Finding her way into the high school rodeo family made Milagh Sattler of Stockton, Manitoba feel like she had a place to belong.
Growing up with horses, the little farm girl, now a Grade 10 graduate from Glenboro School, has always had a passion for rural life, sharing farm duties with her parents, Mike and Sheilagh Sattler, and her four siblings.
Since 1995, the Manitoba High School Rodeo Association (MHSRA) has provided an area to not only ride horses, but also excel in competition in and out of the arena. Now, Sattler has set her sights on reigning as the MHSRA Queen, as the provincial 2016-17 season comes to an end on home soil, but opens to a whole new world at the National High School Rodeo Finals (NHSRF) down south.
If one can’t ride, there’s really no purpose in being in the competition, as horsemanship plays a key role. “Our horsemanship has to be as good as any cowboy’s,” Sattler said.
“Striving to get an upper edge, I ride daily with sister and mentor Mikaela, practising horsemanship requirements to excel in barrels, poles, breakaway roping and goat tying.”
The former horseshow participant with jumping in the mix, she captured the rodeo bug, finding that the MHSRA has been so much more than what she thought it would be. Having met so many amazing people with the same interests, it has allowed Sattler to reach many goals.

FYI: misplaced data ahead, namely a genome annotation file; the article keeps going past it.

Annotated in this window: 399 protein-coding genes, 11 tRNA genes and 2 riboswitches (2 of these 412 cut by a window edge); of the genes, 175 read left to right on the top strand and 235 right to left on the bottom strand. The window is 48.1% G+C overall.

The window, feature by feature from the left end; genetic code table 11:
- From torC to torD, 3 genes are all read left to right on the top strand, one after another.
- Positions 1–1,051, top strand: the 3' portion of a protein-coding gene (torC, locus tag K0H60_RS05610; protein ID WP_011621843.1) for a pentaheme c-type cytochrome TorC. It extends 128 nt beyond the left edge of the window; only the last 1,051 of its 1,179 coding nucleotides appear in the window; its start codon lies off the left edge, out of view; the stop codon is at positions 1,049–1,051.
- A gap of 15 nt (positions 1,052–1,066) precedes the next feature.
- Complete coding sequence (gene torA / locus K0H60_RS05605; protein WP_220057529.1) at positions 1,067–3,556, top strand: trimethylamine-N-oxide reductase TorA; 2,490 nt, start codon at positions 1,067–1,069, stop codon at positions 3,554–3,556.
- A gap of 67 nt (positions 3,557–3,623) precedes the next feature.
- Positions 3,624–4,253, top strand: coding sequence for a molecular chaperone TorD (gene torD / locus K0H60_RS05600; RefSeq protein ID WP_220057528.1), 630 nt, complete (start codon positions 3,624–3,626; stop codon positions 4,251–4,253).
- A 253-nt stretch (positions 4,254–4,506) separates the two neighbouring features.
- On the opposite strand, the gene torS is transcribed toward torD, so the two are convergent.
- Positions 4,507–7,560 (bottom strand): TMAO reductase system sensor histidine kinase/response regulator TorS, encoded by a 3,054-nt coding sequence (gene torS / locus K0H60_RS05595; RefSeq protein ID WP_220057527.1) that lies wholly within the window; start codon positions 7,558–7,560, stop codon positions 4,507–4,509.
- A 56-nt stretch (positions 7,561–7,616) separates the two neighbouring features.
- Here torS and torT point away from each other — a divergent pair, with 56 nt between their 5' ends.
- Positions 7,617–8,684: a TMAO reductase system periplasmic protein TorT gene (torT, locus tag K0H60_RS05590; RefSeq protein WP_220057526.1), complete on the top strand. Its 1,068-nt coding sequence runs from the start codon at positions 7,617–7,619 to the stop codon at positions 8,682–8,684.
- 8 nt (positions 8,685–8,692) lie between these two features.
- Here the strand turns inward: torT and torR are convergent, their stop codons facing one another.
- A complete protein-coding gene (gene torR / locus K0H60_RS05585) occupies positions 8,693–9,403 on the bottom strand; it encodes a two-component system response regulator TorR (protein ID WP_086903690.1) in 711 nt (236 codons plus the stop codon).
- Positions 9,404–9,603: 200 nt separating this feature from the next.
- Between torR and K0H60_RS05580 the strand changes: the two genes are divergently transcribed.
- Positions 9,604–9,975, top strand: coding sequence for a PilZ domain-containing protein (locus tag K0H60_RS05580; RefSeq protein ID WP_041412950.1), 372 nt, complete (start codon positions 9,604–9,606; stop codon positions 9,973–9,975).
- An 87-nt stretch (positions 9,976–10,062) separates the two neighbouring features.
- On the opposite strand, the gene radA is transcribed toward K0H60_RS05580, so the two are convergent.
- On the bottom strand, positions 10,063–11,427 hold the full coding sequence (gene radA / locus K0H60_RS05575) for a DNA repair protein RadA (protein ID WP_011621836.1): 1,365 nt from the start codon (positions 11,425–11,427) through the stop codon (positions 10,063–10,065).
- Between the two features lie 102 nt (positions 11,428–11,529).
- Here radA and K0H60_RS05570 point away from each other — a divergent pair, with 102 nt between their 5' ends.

Although the Canadian queen competition doesn’t reach the richness and royalty as it does throughout the U.S., it takes a special person to earn the title each year. Being involved in the queen competition, it takes more than athleticism, as the contest involves so much more.
“When I joined the MHSRA, Sarah Stemmer of Minnedosa, was the queen,” said Sattler. Conversations with Stemmer prompted Sattler to look at the other side of rodeo, gaining confidence with each smile, each wave and each discussion with fellow members.
MHSRA not only promotes rodeo at the high school level, but also junior high, and recently introduced the Lil Buckaroo program welcoming students from K to Grade 5 to become a cowboy by riding a calf, tossing a lariat or tying a goat.
For Sattler, rodeo has blended her into a hard worker, with school, chores and competition, being among the responsibilities, and says, “My dad and mom play a huge role, helping me through the bad runs and cheering loudly through the good ones.”